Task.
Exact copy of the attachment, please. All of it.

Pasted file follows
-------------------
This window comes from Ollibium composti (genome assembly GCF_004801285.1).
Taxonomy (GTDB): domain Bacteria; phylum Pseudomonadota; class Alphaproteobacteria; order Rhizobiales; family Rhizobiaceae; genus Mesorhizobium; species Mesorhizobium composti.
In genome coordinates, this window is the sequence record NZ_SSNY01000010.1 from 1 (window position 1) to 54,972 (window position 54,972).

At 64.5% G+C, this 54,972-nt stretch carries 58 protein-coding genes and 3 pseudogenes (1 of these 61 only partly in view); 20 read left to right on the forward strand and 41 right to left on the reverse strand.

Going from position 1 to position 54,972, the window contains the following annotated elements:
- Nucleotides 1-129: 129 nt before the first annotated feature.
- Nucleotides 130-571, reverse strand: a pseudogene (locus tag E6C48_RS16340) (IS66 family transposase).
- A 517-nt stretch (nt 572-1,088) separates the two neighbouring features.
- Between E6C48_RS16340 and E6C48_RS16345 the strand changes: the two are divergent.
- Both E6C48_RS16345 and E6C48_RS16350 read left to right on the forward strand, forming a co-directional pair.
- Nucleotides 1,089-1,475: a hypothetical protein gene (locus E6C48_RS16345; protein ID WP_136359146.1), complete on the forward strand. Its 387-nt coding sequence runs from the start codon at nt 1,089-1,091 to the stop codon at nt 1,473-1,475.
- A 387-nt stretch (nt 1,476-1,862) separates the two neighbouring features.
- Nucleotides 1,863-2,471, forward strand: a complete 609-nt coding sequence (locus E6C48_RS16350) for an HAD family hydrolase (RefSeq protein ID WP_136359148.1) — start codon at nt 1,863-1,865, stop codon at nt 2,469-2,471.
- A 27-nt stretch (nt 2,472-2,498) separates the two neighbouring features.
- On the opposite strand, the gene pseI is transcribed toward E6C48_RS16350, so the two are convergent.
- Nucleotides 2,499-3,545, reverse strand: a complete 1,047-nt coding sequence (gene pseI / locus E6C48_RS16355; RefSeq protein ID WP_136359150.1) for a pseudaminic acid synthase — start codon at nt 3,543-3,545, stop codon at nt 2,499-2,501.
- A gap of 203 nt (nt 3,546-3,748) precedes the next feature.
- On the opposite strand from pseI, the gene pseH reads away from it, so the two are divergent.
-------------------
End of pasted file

This window comes from Ollibium composti (genome assembly GCF_004801285.1).
Taxonomy (GTDB): domain Bacteria; phylum Pseudomonadota; class Alphaproteobacteria; order Rhizobiales; family Rhizobiaceae; genus Mesorhizobium; species Mesorhizobium composti.
In genome coordinates, this window is the sequence record NZ_SSNY01000010.1 from 1 (window position 1) to 54,972 (window position 54,972).

At 64.5% G+C, this 54,972-nt stretch carries 58 protein-coding genes and 3 pseudogenes (1 of these 61 only partly in view); 20 read left to right on the forward strand and 41 right to left on the reverse strand.

Going from position 1 to position 54,972, the window contains the following annotated elements:
- Nucleotides 1-129: 129 nt before the first annotated feature.
- Nucleotides 130-571, reverse strand: a pseudogene (locus tag E6C48_RS16340) (IS66 family transposase).
- A 517-nt stretch (nt 572-1,088) separates the two neighbouring features.
- Between E6C48_RS16340 and E6C48_RS16345 the strand changes: the two are divergent.
- Both E6C48_RS16345 and E6C48_RS16350 read left to right on the forward strand, forming a co-directional pair.
- Nucleotides 1,089-1,475: a hypothetical protein gene (locus E6C48_RS16345; protein ID WP_136359146.1), complete on the forward strand. Its 387-nt coding sequence runs from the start codon at nt 1,089-1,091 to the stop codon at nt 1,473-1,475.
- A 387-nt stretch (nt 1,476-1,862) separates the two neighbouring features.
- Nucleotides 1,863-2,471, forward strand: a complete 609-nt coding sequence (locus E6C48_RS16350) for an HAD family hydrolase (RefSeq protein ID WP_136359148.1) — start codon at nt 1,863-1,865, stop codon at nt 2,469-2,471.
- A 27-nt stretch (nt 2,472-2,498) separates the two neighbouring features.
- On the opposite strand, the gene pseI is transcribed toward E6C48_RS16350, so the two are convergent.
- Nucleotides 2,499-3,545, reverse strand: a complete 1,047-nt coding sequence (gene pseI / locus E6C48_RS16355; RefSeq protein ID WP_136359150.1) for a pseudaminic acid synthase — start codon at nt 3,543-3,545, stop codon at nt 2,499-2,501.
- A gap of 203 nt (nt 3,546-3,748) precedes the next feature.
- On the opposite strand from pseI, the gene pseH reads away from it, so the two are divergent.